William; Leslie W. Moses, son of Rose Levy; and Ellis Ephraim, son of Esther Levy.

M.S. Levy and Sons merged with the New England Panama Hat Company and Brigham Hopkins Co. in 1939, operating under the name of Men's Hats, Inc.. The business was prominent in both the straw and felt hat market.

The Levy's retired from the hat industry in 1959, and in 1964, Men's Hats, Inc. closed its doors permanently.

 


Scope and Content Note

The M.S. Levy and Sons collections range from 1884-1959. The bulk of the material consists of financial records of the company. These include account books, receipts, expense accounts, accounting sheets, auditor's reports, and annual reports. The materials document the financial status of the company, and also give detailed information on costs of running the business from obtaining raw materials to meeting jobber's terms.

The rest of the collections contain a wide variety of records dealing with M.S. Levy and Sons. Included are hat catalogs 1898, 1940, 1950; instructions for salesmen ca. 1950; copies of trade magazines; minutes of meetings of the Board of Directors 1920-30; blueprints for additions to the plant; legal agreements between members of the Levy family and between stockholders and directors ca. 1886-1927; papers re: merger of M.S. Levy and Sons and The New England Panama Hat Co., 1939; and correspondence concerning finances of the company, some with coded figures to keep competitors from knowing the financial standing of the company.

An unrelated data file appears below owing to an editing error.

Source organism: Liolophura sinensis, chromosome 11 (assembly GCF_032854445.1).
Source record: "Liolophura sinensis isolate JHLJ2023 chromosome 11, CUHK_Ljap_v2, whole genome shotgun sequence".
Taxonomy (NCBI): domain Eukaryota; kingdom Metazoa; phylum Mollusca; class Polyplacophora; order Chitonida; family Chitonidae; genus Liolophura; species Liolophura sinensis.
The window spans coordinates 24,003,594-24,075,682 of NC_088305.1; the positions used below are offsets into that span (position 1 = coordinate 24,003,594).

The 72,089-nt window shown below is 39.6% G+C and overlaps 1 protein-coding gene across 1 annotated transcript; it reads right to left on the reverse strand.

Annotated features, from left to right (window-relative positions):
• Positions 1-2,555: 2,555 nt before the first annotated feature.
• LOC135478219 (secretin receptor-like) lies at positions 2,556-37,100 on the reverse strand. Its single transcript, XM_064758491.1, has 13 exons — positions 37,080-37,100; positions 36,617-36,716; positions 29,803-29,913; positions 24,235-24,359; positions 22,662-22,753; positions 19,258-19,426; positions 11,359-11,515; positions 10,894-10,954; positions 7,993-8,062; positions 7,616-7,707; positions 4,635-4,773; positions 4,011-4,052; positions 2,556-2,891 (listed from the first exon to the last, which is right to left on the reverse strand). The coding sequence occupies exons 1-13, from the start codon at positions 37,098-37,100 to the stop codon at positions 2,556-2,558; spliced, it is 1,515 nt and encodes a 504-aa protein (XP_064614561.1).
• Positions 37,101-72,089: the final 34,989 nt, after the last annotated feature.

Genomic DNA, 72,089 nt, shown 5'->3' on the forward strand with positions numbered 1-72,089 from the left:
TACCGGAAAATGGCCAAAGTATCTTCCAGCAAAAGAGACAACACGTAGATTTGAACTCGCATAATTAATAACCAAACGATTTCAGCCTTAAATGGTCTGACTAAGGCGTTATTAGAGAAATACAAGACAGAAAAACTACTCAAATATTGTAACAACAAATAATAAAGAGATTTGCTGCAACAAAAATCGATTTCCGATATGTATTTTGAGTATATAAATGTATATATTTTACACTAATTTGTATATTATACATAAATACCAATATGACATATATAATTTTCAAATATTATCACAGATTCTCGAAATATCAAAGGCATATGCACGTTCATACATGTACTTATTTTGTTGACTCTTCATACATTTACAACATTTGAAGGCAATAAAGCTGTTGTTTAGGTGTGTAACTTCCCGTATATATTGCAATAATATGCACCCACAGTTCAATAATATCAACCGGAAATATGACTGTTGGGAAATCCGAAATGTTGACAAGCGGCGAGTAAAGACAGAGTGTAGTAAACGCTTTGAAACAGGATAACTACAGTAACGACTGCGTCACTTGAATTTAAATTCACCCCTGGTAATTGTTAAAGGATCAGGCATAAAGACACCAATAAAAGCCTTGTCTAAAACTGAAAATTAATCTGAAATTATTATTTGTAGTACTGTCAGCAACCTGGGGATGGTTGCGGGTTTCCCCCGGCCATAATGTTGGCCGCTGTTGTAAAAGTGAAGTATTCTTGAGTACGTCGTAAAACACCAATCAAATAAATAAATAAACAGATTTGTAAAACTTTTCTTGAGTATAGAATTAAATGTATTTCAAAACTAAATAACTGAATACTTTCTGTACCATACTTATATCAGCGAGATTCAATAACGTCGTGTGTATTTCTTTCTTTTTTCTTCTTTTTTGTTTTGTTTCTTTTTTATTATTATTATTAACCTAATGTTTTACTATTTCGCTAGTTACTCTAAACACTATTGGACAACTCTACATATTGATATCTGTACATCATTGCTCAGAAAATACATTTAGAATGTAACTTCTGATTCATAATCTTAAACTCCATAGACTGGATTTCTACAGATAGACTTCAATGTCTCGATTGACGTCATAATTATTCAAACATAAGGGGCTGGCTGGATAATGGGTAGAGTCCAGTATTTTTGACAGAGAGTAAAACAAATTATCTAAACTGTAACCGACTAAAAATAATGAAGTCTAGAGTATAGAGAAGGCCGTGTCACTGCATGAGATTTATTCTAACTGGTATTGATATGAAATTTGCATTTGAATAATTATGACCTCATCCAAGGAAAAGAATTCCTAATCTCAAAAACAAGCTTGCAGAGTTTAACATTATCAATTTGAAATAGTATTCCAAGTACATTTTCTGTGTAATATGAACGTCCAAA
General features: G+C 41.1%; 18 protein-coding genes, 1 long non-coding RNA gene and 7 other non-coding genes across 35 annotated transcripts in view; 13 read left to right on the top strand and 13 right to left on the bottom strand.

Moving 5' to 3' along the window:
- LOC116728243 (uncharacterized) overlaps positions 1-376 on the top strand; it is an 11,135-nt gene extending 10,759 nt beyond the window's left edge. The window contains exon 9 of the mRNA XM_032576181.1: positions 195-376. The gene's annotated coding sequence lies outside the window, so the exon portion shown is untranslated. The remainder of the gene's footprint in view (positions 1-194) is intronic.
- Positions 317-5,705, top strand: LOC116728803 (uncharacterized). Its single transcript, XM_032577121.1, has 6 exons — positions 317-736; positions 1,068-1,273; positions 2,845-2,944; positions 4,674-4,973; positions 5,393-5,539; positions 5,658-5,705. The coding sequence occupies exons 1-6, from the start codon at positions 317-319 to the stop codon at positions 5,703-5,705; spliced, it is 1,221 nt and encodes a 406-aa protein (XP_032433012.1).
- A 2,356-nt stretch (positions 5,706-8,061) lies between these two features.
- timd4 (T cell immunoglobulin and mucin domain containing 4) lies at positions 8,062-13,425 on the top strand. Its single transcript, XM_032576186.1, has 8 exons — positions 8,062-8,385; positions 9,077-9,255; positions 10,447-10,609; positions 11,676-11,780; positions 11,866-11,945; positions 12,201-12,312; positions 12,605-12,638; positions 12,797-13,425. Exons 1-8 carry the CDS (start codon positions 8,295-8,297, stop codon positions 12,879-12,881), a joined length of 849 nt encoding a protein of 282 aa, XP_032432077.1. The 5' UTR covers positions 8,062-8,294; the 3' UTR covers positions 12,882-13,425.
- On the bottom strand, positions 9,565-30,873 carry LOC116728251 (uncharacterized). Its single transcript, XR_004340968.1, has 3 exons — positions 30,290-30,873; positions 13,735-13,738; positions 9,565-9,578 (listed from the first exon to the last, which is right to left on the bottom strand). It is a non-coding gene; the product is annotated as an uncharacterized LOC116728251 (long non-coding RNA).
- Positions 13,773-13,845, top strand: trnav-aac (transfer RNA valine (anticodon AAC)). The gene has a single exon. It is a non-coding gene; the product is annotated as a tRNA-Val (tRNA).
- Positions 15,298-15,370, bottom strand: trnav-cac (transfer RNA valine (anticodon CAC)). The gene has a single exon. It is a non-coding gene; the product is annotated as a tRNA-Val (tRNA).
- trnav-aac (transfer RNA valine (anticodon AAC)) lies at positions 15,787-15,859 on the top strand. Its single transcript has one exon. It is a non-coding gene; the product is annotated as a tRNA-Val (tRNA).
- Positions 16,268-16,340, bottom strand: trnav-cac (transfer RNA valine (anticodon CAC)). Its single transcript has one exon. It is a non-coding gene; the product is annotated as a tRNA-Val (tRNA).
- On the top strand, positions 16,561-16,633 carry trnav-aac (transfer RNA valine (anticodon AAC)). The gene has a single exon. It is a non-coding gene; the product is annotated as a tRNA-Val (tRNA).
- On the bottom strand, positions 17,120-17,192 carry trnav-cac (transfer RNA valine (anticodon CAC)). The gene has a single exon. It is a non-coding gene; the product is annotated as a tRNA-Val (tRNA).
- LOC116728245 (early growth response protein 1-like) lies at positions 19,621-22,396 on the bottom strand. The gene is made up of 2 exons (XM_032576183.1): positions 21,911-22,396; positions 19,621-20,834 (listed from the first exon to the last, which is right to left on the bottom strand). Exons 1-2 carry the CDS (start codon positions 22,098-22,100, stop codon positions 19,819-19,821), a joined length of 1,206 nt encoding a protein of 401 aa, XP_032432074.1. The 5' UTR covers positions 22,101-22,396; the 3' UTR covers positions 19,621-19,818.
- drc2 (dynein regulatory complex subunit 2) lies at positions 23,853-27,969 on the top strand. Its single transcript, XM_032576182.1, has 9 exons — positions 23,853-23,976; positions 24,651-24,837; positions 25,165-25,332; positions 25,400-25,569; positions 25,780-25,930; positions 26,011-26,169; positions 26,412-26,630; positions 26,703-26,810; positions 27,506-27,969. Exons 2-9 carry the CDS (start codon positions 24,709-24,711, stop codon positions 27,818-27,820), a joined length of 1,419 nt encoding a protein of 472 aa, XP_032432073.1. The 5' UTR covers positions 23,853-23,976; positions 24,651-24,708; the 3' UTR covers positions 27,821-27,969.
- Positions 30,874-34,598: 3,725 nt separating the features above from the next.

Container List

BOX I

Hat Sales Instructions ca. 1950

 

 

 

Tip-Off Pamphlets 1950's

 

 

 

Flip-it Catalogs 1950-1958

 

 

 

Hat Life Magazine August 1948

 

 

 

Receipt in purchase of Horner Miller Straw Goods Mfg. Co. 1895

 

 

 

Zwauzger contract 1908

 

 

 

Contracts 1889-1929

 

 

 

BOX II

Stock of Machinery, tools, fixtures 1884-1887

 

 

 

Trial Balance 1891-1892

 

 

 

Expense Account Book 1905-1907

 

(Private Ledger)